On March 27, 2017 the European governments sitting on the Appeal Committee will decide on the authorization of two new genetically modified (GM) maize varieties for cultivation in the European Union – Pioneer’s 1507 and Syngenta’s Bt11 – as well as the renewal of authorization for MON 810.
On last January 27 the necessary qualified majority was not achieved to adopt a final decision on the three authorizations. On that occasion, some European states that have banned the cultivation of GMOs in their territory – including Italy, Lithuania and the Netherlands – voted in favor of the authorization at the European level.
According to Slow Food, banning GMOs on its territory and voting in favor of their authorization on the rest of Europe is a hypocrisy. Representatives of EU countries should once and for all come to terms with the fact that citizens do not want GMOs in Europe, stop arguing about their possible authorization and focus instead on solving the real challenges of the European food system: the abandonment of the countryside, the disappearance of numerous farms, the loss of food biodiversity in fields and on our tables, the pollution of water, air and soil caused by industrial agriculture, and so on. GMOs would not give us an answer to any of these problems.
Slow Food launches an appeal for the next vote scheduled for March 27 to call on the EU governments to reiterate a clear No to GMOs, thus respecting the wish expressed several times by European citizens.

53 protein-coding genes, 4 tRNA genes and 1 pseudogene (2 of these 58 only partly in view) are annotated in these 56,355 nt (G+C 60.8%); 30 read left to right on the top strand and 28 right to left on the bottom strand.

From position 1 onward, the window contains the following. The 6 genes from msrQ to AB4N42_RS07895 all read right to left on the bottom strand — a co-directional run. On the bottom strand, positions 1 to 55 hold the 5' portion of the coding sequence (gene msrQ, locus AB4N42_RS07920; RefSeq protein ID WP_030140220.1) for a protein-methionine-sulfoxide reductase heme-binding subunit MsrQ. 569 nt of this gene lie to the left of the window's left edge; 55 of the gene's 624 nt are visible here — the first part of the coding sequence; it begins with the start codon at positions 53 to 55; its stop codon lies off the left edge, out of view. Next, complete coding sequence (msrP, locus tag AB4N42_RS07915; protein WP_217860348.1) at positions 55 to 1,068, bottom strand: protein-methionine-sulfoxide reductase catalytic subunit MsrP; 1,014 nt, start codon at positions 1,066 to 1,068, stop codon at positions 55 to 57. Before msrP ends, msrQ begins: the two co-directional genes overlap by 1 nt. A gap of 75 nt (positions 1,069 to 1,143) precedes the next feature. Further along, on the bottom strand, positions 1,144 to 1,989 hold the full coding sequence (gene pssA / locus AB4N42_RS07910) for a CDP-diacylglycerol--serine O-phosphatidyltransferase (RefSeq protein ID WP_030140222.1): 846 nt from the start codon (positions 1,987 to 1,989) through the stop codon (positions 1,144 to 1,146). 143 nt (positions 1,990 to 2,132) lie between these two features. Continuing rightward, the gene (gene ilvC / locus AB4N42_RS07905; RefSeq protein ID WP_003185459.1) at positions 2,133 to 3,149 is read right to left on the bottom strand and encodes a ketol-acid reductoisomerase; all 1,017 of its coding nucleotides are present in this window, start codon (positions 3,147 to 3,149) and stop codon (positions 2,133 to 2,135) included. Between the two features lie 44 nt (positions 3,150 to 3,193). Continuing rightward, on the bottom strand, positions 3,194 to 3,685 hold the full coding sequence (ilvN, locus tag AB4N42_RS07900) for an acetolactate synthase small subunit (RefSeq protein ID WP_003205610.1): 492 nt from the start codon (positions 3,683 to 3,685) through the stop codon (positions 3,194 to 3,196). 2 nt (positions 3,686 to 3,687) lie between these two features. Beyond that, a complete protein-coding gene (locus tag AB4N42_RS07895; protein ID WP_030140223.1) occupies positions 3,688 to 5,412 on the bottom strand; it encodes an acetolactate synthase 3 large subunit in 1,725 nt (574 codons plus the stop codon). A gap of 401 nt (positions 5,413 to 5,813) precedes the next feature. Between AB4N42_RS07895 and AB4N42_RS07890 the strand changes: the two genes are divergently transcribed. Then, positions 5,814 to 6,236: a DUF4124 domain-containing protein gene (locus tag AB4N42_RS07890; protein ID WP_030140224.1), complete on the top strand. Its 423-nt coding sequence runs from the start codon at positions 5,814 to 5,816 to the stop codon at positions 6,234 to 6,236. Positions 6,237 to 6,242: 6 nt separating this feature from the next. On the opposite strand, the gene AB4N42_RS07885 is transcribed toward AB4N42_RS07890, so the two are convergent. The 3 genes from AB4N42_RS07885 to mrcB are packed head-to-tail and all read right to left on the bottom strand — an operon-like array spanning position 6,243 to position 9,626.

To strengthen this appeal to our decision makers, Slow Food has written a document stating its official position on genetically modified organisms, analyzing the problems related to the use of these crops in terms of denial of the right to food, the risks to the environment, the concerns for the health of humans and animals and the role of research.
For Slow Food, genetically modified organisms are the extreme point of an agricultural, economic and political system that is increasingly concentrating power in the hands of a few, not only benefitting corporations but also harming rural communities and consumers as well as the environment and biodiversity.
Slow Food’s position paper on genetically modified organisms is available here.
Notes to the Editor
According to the new Regulation 2015/412 on the cultivation of GMOs in Europe, if authorization of GM products in Europe is successfully voted, each state is free to choose whether or not to cultivate GM crops on its territory. If the member states at the March vote should authorize GMOs in Europe, retaining for themselves the possibility to ban these substances within their own borders, a number of new requests for authorization of GMOs might follow.
For further information, please contact:
Slow Food International Press Office
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Slow Food is a global grassroots organization that envisions a world in which all people can access and enjoy food that is good for them, good for those who grow it and good for the planet. Slow Food involves over a million activists, chefs, experts, youth, farmers, fishers and academics in over 160 countries. Among them, a network of around 100,000 Slow Food members are linked to 1,500 local chapters worldwide, contributing through their membership fee, as well as the events and campaigns they organize. As part of the network, more than 2,400 Terra Madre food communities practice small-scale and sustainable production of quality food around the world.